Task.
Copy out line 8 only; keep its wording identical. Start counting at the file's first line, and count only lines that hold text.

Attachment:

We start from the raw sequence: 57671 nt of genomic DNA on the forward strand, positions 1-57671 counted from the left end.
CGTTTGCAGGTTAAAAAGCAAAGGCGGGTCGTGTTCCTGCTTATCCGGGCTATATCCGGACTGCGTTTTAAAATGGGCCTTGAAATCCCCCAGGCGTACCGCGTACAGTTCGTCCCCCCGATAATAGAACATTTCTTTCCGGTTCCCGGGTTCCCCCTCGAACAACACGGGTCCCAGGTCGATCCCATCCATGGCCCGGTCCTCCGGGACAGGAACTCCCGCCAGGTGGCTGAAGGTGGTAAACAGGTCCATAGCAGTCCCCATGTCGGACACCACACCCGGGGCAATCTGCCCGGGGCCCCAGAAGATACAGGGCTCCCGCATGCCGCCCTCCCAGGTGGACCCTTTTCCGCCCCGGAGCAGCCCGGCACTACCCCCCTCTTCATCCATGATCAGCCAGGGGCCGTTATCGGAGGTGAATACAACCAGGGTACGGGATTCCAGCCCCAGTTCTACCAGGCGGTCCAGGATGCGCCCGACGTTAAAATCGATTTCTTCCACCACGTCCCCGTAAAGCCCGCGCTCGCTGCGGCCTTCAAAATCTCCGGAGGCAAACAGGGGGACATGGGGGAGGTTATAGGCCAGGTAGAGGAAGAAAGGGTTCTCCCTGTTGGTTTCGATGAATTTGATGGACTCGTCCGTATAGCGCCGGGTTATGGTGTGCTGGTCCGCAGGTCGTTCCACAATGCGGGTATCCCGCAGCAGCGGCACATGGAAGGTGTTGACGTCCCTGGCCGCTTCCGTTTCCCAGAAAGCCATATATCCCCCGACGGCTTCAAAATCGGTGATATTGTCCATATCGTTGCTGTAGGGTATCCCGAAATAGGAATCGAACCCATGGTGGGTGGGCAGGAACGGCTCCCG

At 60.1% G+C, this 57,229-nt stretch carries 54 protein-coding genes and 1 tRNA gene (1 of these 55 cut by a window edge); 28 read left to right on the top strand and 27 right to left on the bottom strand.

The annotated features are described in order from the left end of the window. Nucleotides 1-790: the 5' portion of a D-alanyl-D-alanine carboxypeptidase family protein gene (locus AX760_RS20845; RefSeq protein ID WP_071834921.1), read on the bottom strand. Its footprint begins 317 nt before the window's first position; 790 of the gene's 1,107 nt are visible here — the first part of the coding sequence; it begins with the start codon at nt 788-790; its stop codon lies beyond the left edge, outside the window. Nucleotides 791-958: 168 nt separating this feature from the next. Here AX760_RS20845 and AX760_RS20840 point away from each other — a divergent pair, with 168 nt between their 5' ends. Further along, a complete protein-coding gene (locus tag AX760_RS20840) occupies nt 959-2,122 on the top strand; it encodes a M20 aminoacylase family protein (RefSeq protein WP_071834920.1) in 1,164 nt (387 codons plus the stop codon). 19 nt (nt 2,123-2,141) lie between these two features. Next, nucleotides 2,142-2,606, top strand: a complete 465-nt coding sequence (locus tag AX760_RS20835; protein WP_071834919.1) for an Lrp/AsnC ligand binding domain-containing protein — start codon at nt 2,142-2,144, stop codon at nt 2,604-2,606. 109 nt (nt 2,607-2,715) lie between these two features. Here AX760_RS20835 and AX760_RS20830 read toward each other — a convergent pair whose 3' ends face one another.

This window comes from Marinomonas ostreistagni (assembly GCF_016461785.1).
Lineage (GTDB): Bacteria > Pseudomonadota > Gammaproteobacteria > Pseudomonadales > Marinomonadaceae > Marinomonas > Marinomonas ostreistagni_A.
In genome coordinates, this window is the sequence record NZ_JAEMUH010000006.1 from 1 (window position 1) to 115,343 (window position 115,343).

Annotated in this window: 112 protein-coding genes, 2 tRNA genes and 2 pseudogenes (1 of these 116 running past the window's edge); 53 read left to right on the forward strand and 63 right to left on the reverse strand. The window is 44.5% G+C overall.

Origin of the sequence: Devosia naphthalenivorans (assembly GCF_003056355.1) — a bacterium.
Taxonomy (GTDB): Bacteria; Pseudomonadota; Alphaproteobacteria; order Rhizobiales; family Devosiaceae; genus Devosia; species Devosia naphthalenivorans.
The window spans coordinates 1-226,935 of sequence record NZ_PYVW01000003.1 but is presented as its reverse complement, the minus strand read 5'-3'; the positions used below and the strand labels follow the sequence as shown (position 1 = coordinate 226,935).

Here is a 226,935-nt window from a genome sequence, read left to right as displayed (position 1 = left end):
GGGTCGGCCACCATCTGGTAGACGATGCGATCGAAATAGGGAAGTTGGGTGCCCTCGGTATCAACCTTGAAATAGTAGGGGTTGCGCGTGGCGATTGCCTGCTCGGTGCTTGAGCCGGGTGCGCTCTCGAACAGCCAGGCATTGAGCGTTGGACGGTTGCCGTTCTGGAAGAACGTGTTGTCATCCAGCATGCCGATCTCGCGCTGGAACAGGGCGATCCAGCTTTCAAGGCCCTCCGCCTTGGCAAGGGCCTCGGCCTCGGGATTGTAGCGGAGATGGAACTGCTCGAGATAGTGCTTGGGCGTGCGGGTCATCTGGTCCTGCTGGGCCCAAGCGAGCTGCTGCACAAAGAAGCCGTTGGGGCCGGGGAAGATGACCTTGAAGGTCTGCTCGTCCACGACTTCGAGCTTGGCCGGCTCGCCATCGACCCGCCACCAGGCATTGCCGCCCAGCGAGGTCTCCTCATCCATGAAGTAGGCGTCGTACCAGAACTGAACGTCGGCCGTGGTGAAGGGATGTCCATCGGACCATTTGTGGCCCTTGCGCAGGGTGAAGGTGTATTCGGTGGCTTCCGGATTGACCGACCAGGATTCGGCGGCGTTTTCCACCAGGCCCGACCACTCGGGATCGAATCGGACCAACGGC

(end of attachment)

Annotated in this window: 112 protein-coding genes, 2 tRNA genes and 2 pseudogenes (1 of these 116 running past the window's edge); 53 read left to right on the forward strand and 63 right to left on the reverse strand. The window is 44.5% G+C overall.